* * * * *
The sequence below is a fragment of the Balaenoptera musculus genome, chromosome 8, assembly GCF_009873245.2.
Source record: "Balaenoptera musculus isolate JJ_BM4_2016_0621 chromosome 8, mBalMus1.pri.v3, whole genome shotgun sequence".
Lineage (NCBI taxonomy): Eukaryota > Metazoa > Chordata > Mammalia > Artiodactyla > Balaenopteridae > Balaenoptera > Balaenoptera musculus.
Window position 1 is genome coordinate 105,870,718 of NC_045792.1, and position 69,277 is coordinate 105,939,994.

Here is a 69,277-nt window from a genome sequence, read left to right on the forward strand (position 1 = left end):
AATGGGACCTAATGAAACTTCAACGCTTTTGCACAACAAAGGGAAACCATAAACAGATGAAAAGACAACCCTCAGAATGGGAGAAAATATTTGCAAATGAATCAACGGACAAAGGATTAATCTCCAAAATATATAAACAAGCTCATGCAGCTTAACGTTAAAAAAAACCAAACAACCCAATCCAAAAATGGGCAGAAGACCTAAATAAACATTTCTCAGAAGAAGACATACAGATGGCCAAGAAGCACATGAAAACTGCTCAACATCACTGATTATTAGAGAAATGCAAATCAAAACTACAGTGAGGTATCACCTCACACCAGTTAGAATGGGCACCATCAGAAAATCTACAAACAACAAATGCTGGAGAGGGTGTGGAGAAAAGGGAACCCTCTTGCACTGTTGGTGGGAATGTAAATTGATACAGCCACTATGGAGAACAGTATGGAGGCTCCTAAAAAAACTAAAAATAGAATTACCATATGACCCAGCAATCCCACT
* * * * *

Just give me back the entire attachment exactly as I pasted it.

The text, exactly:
The sequence below is a fragment of the Balaenoptera musculus genome, chromosome 8, assembly GCF_009873245.2.
Source record: "Balaenoptera musculus isolate JJ_BM4_2016_0621 chromosome 8, mBalMus1.pri.v3, whole genome shotgun sequence".
Lineage (NCBI taxonomy): Eukaryota > Metazoa > Chordata > Mammalia > Artiodactyla > Balaenopteridae > Balaenoptera > Balaenoptera musculus.
Window position 1 is genome coordinate 105,870,718 of NC_045792.1, and position 69,277 is coordinate 105,939,994.

Here is a 69,277-nt window from a genome sequence, read left to right on the forward strand (position 1 = left end):
AATGGGACCTAATGAAACTTCAACGCTTTTGCACAACAAAGGGAAACCATAAACAGATGAAAAGACAACCCTCAGAATGGGAGAAAATATTTGCAAATGAATCAACGGACAAAGGATTAATCTCCAAAATATATAAACAAGCTCATGCAGCTTAACGTTAAAAAAAACCAAACAACCCAATCCAAAAATGGGCAGAAGACCTAAATAAACATTTCTCAGAAGAAGACATACAGATGGCCAAGAAGCACATGAAAACTGCTCAACATCACTGATTATTAGAGAAATGCAAATCAAAACTACAGTGAGGTATCACCTCACACCAGTTAGAATGGGCACCATCAGAAAATCTACAAACAACAAATGCTGGAGAGGGTGTGGAGAAAAGGGAACCCTCTTGCACTGTTGGTGGGAATGTAAATTGATACAGCCACTATGGAGAACAGTATGGAGGCTCCTAAAAAAACTAAAAATAGAATTACCATATGACCCAGCAATCCCACT